Are there none now in this kingdom, to whom this reforming is an almost everting of God's worship? And are there none that have asserted that our new religion hath caused all those tumults and bloodshed? And doth not every unprejudiced man see, that these are hellish lies, and malicious accusations, having indeed neither ground nor colour, but only their coincidence in respect of time? Is any wise man moved with their clamours ? Are their aspersions considerable? Are we the only men that have been thus injuriously traduced ? Remember the difference be

een Elijah and Ahab; what was laid to the charge of Paul; see the apologies of the old Christians, and speak what you find.

Much might here be added concerning the qualifications, carriages, humility, peaceableness, of erring persons; all which ought to be considered, and our proceedings towards them to be, if not regulated, yet much swayed by such considerations. Some I have known myself, that I dare say the most curious inquirer into their ways, that sees with eyes of flesh, would not be able to discover any thing but mere conviction and tenderness of conscience, that causeth them to own the opinions which different from others they do embrace. Others again so exceeding supercilious, scorning, proud, selfish, so given to contemning of all others, reviling and undervaluing of their adversaries, that the blindest pity cannot but see much carnalness and iniquity in their ways. These things then deserve to be weighed, all passion and particular interest being set aside. And then, if the die be cast, and we must forward, let us take along with us these two cautions.

(1.) So to carry ourselves in all our censures, every one in his sphere (ecclesiastical discipline being preserved as pure and unmixed from secular power as possible) that it may appear to all that it is the error which men maintain which is so odious unto us, and not the consequent or their dissent from us, whether by subducting themselves from our power, or withdrawing from communion ; for if this latter be made the cause of our proceeding against any, there must be one law for them all, all that will not bow to the fiery furnace; recusancy is the fault, and that being the same in all must have the same punishment, which would be such an unrighteous inequality as is fit for none but antichrist to own.

(2.) That nothing be done to any, but that the bound and farthest end of it be seen at the beginning, and not leave way and room for new persecution upon new pretences. • Cedo alteram et alteram,' one stripe sometimes makes way for another, and how know I that men will stay at thirty-nine? Principiis obsta.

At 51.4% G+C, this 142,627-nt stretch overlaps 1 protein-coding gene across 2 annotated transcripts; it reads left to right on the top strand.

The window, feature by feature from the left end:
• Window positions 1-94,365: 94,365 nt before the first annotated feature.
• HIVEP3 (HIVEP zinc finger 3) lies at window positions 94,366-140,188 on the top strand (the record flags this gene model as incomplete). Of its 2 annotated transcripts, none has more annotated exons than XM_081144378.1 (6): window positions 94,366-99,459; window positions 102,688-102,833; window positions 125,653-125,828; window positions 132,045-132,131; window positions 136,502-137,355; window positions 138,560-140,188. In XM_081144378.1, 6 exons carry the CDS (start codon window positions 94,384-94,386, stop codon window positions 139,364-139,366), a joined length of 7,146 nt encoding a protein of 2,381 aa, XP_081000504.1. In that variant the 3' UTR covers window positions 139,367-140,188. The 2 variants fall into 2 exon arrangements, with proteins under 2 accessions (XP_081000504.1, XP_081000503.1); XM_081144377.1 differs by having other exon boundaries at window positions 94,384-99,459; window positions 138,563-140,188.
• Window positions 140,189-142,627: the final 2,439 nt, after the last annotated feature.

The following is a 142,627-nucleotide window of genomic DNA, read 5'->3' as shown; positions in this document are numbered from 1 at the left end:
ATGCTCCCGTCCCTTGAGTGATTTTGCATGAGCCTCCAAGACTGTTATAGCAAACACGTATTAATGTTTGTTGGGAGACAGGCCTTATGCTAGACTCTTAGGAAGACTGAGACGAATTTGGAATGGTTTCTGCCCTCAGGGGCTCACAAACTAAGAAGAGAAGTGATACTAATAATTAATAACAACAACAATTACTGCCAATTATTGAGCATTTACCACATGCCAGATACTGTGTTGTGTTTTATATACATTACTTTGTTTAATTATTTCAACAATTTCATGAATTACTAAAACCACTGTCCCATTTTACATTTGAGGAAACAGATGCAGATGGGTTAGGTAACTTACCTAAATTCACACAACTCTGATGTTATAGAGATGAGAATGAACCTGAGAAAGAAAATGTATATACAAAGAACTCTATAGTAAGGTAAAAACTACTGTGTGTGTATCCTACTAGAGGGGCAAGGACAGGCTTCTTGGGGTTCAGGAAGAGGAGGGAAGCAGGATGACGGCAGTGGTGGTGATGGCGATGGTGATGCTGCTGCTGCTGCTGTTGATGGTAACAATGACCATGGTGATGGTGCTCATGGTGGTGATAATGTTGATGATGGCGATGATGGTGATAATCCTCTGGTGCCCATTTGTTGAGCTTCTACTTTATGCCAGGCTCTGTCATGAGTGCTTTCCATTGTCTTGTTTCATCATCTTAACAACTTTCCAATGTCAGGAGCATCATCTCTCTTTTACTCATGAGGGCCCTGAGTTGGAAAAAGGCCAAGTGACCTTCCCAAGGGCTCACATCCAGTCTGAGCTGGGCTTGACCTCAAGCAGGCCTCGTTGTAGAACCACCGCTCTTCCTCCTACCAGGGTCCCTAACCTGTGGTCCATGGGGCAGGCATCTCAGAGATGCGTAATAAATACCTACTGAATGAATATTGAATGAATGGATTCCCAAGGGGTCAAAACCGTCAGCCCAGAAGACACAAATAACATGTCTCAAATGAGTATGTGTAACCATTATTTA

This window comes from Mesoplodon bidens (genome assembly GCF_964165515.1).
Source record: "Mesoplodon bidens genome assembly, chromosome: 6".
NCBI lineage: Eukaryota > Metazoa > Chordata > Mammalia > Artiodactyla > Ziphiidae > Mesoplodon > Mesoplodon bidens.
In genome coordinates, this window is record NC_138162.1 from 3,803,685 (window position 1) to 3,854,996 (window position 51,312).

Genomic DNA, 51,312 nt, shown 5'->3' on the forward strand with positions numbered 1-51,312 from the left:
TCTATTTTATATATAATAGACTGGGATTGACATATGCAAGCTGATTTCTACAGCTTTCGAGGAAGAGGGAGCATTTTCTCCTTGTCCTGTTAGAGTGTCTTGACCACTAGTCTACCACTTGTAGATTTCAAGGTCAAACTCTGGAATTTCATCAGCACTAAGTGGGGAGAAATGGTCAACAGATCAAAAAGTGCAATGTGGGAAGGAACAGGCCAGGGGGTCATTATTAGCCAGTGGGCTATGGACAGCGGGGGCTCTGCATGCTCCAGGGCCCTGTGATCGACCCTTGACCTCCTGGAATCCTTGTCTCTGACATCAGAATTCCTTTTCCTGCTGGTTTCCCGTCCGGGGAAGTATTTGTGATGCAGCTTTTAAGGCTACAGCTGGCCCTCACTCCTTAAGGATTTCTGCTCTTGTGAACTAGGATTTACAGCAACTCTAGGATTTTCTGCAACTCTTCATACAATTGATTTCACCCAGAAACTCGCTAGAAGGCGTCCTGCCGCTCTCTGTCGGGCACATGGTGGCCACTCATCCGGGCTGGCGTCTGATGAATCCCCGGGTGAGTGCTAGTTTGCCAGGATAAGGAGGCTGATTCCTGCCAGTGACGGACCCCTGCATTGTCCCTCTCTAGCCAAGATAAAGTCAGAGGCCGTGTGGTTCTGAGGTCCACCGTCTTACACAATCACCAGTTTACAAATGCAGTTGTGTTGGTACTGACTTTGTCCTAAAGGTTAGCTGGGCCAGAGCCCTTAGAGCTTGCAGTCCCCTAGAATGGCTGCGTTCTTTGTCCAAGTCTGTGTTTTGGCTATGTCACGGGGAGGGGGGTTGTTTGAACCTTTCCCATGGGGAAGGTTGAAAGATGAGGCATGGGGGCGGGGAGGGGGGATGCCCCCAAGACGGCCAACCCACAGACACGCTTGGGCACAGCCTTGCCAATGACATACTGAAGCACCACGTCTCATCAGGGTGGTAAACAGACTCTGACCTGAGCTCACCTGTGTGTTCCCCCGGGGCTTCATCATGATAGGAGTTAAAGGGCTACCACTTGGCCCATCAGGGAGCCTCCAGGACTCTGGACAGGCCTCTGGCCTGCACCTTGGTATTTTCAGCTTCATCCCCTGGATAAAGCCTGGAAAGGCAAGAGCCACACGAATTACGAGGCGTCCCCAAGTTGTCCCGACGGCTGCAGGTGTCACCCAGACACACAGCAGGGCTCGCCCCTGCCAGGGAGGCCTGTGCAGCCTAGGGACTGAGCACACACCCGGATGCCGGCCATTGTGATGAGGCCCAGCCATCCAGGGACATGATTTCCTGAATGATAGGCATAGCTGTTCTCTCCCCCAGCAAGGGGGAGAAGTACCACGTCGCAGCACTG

All these things being considered, I cannot so well close with them who make the least allowance of dissent to be the mother of abominations : words and hated phrases may easily be heaped up to a great number, to render any thing odious which we have a mind to oppose; but the proving of an imposed evil or absurdity, is sometimes a labour too difficult for every undertaker. And so I hope I have said enough to warrant my own hesitancy in this particular. Some might now expect that I should here positively set down what is my judgment concerning errors and erroneous persons, dissenting from the truth received and acknowledged by authority, with respect unto their toleration: unto whom I answer, That to consider the power of the magistrate about things of religion, and over consciences; the several restraints that have been used in this case, or are pleaded for; the difference between dangerous fundamental errors, and others; the several interests of men, and ways of disengaging; the extent of communion, and the absolute necessity of a latitude to be allowed in some things : with such other things as would be requisite for a full handling of the matter in hand; ask a longer discourse, and more exactness, than the few hours allotted to this appendix can afford. Only for the present I ask, if any will take the pains to inform me: 1. What they mean by a non-toleration? Whether only a not countenancing, nor holding communion with them; or if crushing and punishing them, then how? to what degree? by what means? where they will undoubtedly bound ? 2. What the error is concerning which the inquiry is made? the clear opposition thereof to the word of God ? the danger of it? the repugnancy that is in it to peace, quietness, and the power of godliness ? 3. What, or who are the erring per

sons ? how they walk ? in what manner of conversation ? What is their behaviour towards others, not of their own persuasion? What gospel means have been used for their conviction? What may be supposed to be their prejudices, motives, interests, and the like? And then, if it be worth asking, I shall not be backward to declare my opinion. And truly without the consideration of these things, and other such circumstances, how a right judgment can be passed in this case I see not.

And so hoping the courteous reader will look with a candid eye upon these hasty lines, rather poured out than written; and consider that a day's pains in these times may serve for that, which is but for a day's use; the whole is submitted to his judgment by him who professeth his all in this kind to be, the love of truth and peace.